PRODISAn interactive business game for Intranet and Internet (2000-2002)
A very effective way to start understanding the dynamic complexity and the need to address business and organisational problems from a systemic point of view, is the study of a generic system of production-distribution (the process from the receipt of orders from a retailer to the issuance of orders by the retailer to the wholesaler and from there to the factory responsible for developing the product. The process leading to the delivery of the goods once produced is also examined.
In PRODIS we built a simulation game to facilitate the study of interactions between supposedly rational decisions made by individuals (e.g. company directors) and the system they are involved in. It comes to experimentally demonstrate through student participation in the game, how the control of complex systems (in this case a production-distribution system of products in a chain of companies or divisions of companies) is impossible without the understanding of how the whole system is set up, its structure and interrelationships by all of the decision makers.
The structure for this system has been incorporated into the business game known as «Beergame». This is a game generally used with students of Alfred Loan School of Business Administration from MIT, London Business Schooland many other business schools, while in non-electronic form, which requires a small number of students (5 to 12 people) not to become unmanageable.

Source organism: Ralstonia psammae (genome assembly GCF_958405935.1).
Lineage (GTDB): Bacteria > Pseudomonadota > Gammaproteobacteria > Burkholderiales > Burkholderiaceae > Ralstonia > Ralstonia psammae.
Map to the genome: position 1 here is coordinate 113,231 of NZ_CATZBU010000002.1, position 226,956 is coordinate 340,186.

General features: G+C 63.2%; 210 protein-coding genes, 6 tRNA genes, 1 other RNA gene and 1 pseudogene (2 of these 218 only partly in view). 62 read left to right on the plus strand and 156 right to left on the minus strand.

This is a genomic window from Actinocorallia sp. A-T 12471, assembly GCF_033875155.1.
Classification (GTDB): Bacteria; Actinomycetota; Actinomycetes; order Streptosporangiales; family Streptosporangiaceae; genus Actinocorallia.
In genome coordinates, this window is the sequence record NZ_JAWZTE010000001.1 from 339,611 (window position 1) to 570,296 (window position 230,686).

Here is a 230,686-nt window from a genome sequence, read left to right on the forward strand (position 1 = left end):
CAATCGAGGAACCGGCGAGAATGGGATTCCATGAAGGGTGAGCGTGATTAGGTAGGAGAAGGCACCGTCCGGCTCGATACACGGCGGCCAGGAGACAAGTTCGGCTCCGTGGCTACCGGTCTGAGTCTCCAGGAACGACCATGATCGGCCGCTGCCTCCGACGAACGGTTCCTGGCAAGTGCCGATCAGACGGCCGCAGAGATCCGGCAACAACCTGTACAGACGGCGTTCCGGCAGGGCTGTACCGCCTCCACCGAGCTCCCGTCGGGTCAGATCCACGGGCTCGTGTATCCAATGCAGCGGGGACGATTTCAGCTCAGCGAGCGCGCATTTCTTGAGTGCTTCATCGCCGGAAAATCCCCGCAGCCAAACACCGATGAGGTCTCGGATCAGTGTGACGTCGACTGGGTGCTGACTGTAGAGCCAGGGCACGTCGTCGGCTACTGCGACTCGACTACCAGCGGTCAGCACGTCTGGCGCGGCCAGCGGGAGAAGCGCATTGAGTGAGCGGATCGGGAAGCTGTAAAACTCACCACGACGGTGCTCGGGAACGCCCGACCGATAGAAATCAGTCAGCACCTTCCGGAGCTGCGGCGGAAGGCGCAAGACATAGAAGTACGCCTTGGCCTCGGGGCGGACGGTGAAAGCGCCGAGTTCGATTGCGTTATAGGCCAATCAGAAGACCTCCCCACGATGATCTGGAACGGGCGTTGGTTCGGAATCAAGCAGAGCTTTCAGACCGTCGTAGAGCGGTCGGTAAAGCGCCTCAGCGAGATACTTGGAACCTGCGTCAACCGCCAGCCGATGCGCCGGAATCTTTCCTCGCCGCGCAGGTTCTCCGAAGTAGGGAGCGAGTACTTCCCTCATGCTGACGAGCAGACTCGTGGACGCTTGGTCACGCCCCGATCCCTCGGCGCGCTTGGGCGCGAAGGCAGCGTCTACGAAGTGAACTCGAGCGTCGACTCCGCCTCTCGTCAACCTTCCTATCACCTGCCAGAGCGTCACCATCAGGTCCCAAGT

Overcoming this limitation was the aim of PRODIS. We developed a version of the game which can be used through personal computers in local networks (Intranet) or through Internet. This allows all of our students to play the game (particularly in Engineering degrees such as Economics and Business, while the interest is not limited to them). The knowledge that may be acquired through this game can be commonly applied in real world: economic systems, ecological, educational, health, etc.
Automation of the game mechanics in turns prevents errors in log inventory, requests to suppliers or deliveries to customers, and in general all error by misunderstanding of the mechanics of the game, which slowed the development of the game and sometimes even forced to start again.